Griffin appeals gun show ruling



(The Center Square) – Arkansas Attorney General Tim Griffin said Wednesday he is appealing a federal judge’s dismissal of a case in Arkansas challenging a new gun sales rule and the case’s transfer to a Kansas court.

Arkansas was part of a 26-state lawsuit challenging a new rule that requires anyone selling a firearm to register as a dealer.

Judge James Moody Jr. dismissed the case in the U.S. District Court for the Eastern District of Arkansas Delta Division and moved the case to a federal court in Kansas. The court ruled Arkansas lacked standing to challenge the rule because it would benefit because the sales tax on gun sales would be higher than a 1% tax the state collects on gun show tables.

“It appears that the court believed that (1) firearms sold at gun shows by unlicensed sellers are not subject to sales tax in Arkansas, and as a result of the Final Rule (2) gun show sales would be ‘diverted to a licensed dealer’ who would charge sales tax. Thus, an increase in collected 6.5% sales tax could offset the loss of 1% table-rental tax revenue,” the attorney general’s office said in the challenge.

But that’s not the case, Griffin said.

“…contrary to the unbriefed assumption by the Eastern District of Arkansas, any firearm sales which previously would have been made by unlicensed sellers at gun shows that are diverted to licensed sellers as a result of the Final Rule would not result in any increase in sales-tax revenue,” Griffin said. “Instead, Arkansas would suffer a loss in special-event tax revenue from a lower number of table rentals at gun shows. Additionally, to the extent that sales by unlicensed sellers at gun shows—who are required to collect sales tax—are diverted to different unlicensed sellers outside of gun shows—who may not be required to collect sales tax—that would result in a further decrease in revenue.”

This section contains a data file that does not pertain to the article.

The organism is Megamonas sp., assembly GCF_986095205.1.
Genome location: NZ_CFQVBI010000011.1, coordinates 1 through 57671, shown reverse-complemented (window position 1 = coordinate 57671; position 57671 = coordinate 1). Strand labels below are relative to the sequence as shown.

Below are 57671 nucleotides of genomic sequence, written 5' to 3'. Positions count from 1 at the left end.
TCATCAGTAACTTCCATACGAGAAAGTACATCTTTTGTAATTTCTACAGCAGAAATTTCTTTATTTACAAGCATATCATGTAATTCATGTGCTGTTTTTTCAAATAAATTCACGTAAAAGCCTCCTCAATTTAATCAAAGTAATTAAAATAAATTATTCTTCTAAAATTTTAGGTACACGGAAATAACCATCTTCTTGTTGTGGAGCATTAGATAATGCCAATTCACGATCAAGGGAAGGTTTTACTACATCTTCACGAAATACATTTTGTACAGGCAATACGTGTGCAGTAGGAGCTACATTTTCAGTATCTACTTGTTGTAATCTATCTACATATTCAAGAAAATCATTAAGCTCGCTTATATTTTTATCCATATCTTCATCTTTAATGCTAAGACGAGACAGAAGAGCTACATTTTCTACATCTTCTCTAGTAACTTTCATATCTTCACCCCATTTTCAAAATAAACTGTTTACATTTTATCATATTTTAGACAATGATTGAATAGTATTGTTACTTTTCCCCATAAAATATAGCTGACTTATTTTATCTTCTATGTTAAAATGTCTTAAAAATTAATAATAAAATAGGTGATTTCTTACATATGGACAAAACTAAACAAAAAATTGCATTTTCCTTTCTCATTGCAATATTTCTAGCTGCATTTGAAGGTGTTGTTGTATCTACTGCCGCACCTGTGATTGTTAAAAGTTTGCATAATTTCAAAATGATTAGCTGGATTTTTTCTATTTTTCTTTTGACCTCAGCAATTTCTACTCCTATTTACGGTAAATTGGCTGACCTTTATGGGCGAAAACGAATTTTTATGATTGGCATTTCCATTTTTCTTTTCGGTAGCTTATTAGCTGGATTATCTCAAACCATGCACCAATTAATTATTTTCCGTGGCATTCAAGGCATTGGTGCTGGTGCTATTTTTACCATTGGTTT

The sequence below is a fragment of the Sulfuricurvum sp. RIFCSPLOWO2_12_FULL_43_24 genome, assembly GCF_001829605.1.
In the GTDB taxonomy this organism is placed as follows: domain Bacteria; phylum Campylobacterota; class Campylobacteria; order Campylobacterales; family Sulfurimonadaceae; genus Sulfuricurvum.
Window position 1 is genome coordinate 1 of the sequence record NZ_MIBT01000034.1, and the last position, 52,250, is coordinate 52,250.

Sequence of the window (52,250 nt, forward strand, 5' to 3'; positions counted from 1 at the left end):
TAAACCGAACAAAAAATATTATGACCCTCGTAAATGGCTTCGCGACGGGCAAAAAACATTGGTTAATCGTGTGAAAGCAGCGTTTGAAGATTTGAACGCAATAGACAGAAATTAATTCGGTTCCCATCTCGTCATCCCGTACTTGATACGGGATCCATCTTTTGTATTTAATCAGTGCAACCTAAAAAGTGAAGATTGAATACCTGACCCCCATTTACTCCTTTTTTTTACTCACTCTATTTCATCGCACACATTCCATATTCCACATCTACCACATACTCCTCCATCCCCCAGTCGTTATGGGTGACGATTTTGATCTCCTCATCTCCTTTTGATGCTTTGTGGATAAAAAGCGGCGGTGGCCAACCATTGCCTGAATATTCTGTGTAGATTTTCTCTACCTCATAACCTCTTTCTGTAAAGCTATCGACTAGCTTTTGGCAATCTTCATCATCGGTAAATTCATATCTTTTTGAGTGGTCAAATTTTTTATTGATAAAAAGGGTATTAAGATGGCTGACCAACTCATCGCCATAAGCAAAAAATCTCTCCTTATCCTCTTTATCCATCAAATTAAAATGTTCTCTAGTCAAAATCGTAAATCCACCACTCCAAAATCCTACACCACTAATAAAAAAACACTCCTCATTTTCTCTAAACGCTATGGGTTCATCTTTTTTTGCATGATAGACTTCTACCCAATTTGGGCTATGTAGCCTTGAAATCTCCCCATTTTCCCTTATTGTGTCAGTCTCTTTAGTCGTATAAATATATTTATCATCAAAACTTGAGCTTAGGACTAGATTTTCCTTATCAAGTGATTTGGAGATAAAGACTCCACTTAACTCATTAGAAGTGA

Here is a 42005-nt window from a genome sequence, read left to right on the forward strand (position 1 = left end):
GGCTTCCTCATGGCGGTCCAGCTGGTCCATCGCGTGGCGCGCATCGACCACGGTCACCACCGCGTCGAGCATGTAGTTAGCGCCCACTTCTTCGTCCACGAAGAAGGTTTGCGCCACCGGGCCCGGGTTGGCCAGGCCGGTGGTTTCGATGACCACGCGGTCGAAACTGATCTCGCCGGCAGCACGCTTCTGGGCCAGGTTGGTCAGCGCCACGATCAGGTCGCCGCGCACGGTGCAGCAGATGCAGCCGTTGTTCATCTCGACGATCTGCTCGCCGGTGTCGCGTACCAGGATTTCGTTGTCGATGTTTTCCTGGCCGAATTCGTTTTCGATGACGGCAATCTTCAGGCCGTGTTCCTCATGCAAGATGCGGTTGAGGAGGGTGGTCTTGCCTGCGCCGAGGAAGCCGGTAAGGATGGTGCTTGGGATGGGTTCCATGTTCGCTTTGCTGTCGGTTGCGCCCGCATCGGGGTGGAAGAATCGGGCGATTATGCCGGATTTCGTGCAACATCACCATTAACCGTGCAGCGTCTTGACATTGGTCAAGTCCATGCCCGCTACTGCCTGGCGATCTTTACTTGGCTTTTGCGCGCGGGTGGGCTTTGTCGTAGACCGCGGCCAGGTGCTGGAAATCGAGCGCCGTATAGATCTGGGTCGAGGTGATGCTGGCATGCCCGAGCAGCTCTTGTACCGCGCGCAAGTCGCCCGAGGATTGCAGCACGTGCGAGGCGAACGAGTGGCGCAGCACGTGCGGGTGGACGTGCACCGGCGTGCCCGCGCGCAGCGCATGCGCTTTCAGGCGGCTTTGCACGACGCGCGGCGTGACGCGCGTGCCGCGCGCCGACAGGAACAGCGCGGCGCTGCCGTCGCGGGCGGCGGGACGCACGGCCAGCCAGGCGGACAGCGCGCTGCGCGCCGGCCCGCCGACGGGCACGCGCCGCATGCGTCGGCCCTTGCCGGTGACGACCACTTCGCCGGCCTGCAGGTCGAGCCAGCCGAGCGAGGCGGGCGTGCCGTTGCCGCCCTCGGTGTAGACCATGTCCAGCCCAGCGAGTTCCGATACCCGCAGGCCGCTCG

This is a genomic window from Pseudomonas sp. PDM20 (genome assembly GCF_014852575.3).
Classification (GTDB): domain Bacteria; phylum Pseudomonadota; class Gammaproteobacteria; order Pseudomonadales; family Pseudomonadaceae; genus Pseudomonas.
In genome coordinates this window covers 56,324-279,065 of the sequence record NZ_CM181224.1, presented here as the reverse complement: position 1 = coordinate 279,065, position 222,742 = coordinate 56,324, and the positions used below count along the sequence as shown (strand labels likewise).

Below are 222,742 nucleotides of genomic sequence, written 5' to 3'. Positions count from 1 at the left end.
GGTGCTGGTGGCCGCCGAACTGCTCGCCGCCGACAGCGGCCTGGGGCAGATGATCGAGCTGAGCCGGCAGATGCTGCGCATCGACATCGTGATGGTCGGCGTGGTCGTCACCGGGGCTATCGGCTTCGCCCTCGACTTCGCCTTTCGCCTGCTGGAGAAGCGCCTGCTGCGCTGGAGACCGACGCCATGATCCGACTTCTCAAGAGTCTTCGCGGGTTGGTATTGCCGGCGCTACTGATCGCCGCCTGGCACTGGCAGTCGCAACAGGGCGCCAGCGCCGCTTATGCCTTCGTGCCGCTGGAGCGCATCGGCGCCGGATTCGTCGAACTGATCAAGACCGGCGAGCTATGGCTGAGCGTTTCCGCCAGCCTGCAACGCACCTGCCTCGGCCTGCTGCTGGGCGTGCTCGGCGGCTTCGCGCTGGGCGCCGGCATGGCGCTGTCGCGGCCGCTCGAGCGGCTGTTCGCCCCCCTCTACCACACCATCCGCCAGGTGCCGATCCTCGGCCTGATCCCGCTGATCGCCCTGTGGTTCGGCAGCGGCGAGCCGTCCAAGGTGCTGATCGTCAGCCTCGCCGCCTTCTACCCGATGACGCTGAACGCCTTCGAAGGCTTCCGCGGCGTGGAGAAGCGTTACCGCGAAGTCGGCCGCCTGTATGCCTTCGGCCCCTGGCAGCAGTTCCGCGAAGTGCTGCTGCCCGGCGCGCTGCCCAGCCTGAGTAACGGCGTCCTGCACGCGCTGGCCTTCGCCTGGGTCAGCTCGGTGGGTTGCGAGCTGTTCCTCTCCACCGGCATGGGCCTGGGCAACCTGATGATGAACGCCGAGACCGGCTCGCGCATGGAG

Griffin said the court also skirted a rule requiring district clerk courts to wait a “reasonable period” before transferring a case.

“That precedent exists to ensure the Eighth Circuit can review and correct erroneous transfer orders before they become effective, yet the Little Rock order unlawfully short-circuited that process, depriving Arkansas of the opportunity to obtain reversal of the district court’s erroneous order,” Griffin said in a statement.

The gun sales rule is another example of overreach by the Biden administration, the attorney general said.

“This rule harms Arkansans, and Arkansas’s standing in the case should never have been in question,” Griffin said.

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